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AT&T First Responder Network Expands 5G Coverage, Sets New Goals; President Jason Porter Quoted

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AT&T FirstNet, the company’s network designed for U.S. first responders, has widened its 5G availability to 10 new locations throughout the country, covering a radius of over 2.81 million square miles.

First responders in Savannah, Georgia; Western Kansas; Lansing, Michigan; Minneapolis, Minnesota; Toledo, Ogio; Charleston, South Carolina; Hilton Head, South Carolina; Sioux Falls, South Dakota; Richmond, Virginia; and Redmond, Washington will all now have access to 5G service, the telecommunications company said Tuesday.

“Interoperable connectivity is the foundation of FirstNet and the entire public safety-centric ecosystem it is driving. As public safety’s partner, we’ve moved faster than anyone to deliver more coverage across tribal, rural and urban areas, powering the connections first responders count on most,” commented Jason Porter, president of AT&T Public Sector and FirstNet, as well as a recent Wash100 Award winner.

Additionally, AT&T FirstNet has unveiled and launched the Band 14 spectrum, which is a line created specially for the FirstNet Authority organization for emergency calls. In appropriate situations, the Band 14 line can be cleared and locked so that emergency responders can use the data they need with no interruptions or delays.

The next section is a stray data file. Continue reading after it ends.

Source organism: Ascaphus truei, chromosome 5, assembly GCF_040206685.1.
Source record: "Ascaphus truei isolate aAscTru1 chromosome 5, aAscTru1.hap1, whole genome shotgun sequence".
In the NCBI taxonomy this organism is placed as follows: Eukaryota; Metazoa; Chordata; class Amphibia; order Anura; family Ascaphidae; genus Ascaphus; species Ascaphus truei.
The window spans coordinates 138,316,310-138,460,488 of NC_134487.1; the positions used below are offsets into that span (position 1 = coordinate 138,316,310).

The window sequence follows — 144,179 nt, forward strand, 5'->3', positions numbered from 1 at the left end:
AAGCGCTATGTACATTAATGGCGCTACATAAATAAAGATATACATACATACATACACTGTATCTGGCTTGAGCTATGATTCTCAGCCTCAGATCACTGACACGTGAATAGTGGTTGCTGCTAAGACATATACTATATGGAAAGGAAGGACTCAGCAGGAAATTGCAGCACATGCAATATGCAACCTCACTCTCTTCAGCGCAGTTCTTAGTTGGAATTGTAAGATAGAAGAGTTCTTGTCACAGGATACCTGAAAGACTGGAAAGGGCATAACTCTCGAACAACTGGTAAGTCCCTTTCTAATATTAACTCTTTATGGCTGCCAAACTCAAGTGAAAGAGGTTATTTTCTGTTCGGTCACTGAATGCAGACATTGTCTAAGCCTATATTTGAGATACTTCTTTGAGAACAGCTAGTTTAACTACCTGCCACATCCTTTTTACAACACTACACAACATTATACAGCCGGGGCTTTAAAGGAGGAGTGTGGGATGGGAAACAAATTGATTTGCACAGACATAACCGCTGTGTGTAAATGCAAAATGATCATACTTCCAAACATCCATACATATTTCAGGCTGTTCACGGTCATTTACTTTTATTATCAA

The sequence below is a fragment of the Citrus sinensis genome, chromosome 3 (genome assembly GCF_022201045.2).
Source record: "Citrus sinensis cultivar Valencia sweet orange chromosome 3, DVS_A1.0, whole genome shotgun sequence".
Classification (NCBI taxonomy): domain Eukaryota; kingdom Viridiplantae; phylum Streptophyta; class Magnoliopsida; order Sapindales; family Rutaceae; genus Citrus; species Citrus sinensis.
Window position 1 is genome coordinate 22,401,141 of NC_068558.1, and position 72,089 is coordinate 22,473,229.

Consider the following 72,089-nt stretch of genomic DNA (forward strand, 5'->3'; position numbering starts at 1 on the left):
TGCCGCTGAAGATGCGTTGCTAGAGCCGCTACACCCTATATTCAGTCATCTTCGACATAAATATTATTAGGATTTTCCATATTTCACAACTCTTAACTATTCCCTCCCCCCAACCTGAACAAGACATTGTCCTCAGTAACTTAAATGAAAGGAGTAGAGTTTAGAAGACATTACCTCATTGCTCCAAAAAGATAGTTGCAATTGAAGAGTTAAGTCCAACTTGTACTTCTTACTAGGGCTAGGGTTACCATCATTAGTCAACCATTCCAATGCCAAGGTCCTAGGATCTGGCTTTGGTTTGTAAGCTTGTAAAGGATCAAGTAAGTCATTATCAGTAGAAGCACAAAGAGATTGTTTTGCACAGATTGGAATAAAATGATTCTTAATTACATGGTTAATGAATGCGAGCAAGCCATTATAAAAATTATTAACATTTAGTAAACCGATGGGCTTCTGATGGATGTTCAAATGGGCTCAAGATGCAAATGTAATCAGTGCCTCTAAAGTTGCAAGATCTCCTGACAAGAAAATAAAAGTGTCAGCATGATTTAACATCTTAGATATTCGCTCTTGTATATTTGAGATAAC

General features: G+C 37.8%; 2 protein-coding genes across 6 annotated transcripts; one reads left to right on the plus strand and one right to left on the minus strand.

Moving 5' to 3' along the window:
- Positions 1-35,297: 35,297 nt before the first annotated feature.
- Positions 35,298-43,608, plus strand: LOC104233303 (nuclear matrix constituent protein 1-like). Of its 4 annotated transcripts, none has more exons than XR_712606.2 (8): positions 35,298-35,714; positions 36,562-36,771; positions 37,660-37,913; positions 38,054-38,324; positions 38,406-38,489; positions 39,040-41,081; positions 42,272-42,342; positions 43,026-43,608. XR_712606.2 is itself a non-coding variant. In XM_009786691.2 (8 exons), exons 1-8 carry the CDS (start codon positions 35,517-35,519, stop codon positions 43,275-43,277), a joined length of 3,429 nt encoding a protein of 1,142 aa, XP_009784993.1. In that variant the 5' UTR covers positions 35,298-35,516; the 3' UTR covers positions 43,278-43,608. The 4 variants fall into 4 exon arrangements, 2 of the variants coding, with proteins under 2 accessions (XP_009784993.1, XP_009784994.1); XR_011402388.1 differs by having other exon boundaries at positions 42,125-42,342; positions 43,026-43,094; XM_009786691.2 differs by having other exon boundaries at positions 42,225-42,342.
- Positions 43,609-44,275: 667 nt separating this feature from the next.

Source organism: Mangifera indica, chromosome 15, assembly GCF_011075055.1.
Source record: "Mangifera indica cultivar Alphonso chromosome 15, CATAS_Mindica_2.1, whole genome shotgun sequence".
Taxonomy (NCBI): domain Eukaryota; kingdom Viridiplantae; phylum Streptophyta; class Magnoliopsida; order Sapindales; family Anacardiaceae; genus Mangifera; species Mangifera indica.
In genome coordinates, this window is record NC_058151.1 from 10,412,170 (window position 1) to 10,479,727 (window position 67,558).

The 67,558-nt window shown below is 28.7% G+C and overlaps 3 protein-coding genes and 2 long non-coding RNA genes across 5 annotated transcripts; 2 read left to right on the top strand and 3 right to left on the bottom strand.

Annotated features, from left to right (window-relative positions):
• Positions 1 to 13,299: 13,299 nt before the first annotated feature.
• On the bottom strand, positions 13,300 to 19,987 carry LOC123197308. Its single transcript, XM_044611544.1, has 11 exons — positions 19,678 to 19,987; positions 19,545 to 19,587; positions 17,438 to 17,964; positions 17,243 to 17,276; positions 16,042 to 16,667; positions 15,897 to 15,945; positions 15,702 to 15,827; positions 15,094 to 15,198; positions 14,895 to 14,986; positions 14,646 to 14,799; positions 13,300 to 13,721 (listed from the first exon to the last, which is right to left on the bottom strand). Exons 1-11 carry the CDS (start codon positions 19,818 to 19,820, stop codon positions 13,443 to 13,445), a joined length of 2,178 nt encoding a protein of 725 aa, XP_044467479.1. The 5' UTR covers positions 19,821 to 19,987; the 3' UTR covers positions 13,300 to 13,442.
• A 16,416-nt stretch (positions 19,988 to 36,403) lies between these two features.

Through a partnership with Safer Buildings Coalition, the company is looking to meet the need of the estimated 80% of calls that are sourced indoors. This agreement aims to boost the mission of public safety officials who will likely be calling from an inside location.

AT&T FirstNet is also attempting to combat weather challenges and climate events (of which there were over 60 in the U.S. during 2021) through the addition of a third pathway to each of the network’s mobility hubs for emergency purposes. These pathways have been established specifically with environmental misfortune in mind.

With their non-commercial network service that intends to reach first responders across the spectrum – including career and volunteer at the federal, tribal and local levels in urban, suburban and rural locations alike – AT&T FirstNet wants to treat its calls with priority in order to potentially help save lives.

Since its inception in 2017, the network has spent upwards of $130 billion on the cause. They have also focused on serving indigenous American communities in their new expansion, increasing their coverage to 100 cell sites in the Navajo Nation.

“The FirstNet buildout represents a historic investment in broadband infrastructure for the Navajo Nation. Our first responders have used FirstNet mobile technology during wildfires, large public events and for COVID-19 mitigation efforts,” said Jonathan Nez, president of Navajo Nation.

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